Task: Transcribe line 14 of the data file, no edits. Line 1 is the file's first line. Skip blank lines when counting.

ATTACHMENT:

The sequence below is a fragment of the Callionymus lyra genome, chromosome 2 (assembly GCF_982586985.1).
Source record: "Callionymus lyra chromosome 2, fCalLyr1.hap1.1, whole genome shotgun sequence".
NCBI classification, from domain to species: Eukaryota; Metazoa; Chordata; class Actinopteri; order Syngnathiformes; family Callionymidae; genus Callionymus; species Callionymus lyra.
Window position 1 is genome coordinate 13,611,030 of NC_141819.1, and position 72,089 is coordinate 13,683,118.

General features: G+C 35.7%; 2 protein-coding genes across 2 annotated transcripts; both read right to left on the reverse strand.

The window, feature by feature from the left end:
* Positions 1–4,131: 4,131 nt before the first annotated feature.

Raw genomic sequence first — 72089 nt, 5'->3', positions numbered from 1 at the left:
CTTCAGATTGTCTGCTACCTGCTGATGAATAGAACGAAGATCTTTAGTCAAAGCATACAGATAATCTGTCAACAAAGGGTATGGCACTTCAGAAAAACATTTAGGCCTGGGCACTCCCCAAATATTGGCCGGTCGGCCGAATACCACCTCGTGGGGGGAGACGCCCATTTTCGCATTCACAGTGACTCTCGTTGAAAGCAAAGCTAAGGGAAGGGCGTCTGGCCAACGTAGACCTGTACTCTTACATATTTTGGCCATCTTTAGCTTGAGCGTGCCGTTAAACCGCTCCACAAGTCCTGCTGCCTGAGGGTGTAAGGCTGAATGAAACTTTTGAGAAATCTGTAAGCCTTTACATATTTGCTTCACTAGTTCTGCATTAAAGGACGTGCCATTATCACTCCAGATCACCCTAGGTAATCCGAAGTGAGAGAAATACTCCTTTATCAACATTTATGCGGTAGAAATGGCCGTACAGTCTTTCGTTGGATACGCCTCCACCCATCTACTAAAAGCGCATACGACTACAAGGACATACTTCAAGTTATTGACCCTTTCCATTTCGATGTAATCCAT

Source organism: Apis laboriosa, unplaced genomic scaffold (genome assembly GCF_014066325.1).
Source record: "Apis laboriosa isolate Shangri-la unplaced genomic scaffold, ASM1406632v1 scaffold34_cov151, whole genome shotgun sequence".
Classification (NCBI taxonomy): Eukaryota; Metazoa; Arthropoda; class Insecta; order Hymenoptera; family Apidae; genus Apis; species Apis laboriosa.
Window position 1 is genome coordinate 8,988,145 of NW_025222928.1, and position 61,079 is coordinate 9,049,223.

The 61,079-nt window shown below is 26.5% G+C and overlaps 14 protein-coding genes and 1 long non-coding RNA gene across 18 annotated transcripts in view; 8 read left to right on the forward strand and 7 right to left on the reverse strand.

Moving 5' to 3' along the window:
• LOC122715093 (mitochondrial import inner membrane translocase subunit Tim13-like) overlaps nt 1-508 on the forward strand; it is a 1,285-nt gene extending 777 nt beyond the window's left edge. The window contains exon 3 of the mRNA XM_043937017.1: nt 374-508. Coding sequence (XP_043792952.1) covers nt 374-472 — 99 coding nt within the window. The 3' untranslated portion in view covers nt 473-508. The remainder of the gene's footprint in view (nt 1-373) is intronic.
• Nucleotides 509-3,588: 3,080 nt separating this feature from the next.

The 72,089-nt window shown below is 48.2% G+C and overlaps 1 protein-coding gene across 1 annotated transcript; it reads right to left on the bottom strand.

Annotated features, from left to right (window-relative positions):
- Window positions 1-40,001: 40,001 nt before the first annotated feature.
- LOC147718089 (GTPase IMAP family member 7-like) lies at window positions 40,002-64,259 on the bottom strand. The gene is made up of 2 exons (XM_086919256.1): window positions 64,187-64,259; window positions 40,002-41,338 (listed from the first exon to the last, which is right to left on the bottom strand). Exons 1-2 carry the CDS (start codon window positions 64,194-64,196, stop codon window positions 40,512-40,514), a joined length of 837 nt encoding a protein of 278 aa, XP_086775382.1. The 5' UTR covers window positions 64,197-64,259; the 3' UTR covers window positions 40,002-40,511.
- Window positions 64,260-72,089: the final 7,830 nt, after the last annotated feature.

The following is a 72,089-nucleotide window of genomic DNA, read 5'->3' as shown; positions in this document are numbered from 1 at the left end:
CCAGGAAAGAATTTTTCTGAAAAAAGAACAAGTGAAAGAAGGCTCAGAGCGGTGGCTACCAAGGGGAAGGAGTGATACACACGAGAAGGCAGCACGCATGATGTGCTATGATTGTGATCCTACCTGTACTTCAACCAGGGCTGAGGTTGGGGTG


The 61,079-nt window shown below is 26.5% G+C and overlaps 14 protein-coding genes and 1 long non-coding RNA gene across 18 annotated transcripts in view; 8 read left to right on the forward strand and 7 right to left on the reverse strand.